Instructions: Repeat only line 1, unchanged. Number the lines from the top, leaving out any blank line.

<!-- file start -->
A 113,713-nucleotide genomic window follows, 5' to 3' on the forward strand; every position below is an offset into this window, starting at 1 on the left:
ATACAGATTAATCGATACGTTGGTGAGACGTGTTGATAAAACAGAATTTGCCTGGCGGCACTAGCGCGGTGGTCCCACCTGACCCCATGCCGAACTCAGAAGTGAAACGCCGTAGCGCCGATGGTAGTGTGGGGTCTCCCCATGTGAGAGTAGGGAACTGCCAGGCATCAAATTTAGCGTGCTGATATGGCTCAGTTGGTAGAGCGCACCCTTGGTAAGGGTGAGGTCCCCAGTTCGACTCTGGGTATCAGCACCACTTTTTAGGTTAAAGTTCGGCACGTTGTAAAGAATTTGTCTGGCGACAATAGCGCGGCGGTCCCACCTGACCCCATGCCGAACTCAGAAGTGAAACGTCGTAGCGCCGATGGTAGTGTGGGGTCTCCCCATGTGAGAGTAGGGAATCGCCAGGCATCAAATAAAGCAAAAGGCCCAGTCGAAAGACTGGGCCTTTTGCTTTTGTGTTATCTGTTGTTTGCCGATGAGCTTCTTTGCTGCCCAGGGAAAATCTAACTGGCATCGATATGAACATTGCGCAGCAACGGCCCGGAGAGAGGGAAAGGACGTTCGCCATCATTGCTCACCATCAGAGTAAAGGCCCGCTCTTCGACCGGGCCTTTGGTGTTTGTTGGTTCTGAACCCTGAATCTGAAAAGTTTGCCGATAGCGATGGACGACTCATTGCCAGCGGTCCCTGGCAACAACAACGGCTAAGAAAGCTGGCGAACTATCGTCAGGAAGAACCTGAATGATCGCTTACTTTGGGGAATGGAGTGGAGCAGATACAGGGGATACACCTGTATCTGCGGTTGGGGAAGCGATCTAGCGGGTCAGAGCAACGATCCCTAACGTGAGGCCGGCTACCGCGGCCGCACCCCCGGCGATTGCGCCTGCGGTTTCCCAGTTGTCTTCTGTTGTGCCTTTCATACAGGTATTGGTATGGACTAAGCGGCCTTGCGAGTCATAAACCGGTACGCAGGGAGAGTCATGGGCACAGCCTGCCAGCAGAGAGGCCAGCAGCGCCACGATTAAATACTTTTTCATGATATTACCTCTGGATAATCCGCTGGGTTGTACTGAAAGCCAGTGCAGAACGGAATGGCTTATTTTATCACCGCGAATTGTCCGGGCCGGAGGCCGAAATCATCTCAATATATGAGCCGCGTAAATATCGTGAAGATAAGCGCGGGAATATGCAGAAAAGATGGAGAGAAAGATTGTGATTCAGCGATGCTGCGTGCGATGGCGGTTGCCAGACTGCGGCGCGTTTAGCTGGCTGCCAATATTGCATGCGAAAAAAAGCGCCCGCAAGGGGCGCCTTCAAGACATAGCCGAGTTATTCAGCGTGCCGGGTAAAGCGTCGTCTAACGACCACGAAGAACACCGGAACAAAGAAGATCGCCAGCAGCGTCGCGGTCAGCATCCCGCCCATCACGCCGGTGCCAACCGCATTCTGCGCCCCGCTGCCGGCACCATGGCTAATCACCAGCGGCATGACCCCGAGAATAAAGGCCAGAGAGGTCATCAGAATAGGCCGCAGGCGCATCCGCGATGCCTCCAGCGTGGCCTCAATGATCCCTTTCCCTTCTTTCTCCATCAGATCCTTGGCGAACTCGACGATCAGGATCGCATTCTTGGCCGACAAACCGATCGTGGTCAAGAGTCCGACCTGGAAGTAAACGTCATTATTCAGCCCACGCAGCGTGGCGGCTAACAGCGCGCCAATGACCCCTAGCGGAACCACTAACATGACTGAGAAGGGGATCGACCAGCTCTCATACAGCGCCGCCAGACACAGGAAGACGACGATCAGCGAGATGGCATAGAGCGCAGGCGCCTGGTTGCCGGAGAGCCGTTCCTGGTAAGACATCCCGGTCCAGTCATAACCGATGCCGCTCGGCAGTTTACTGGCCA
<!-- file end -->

A 113,713-nucleotide genomic window follows, 5' to 3' on the forward strand; every position below is an offset into this window, starting at 1 on the left: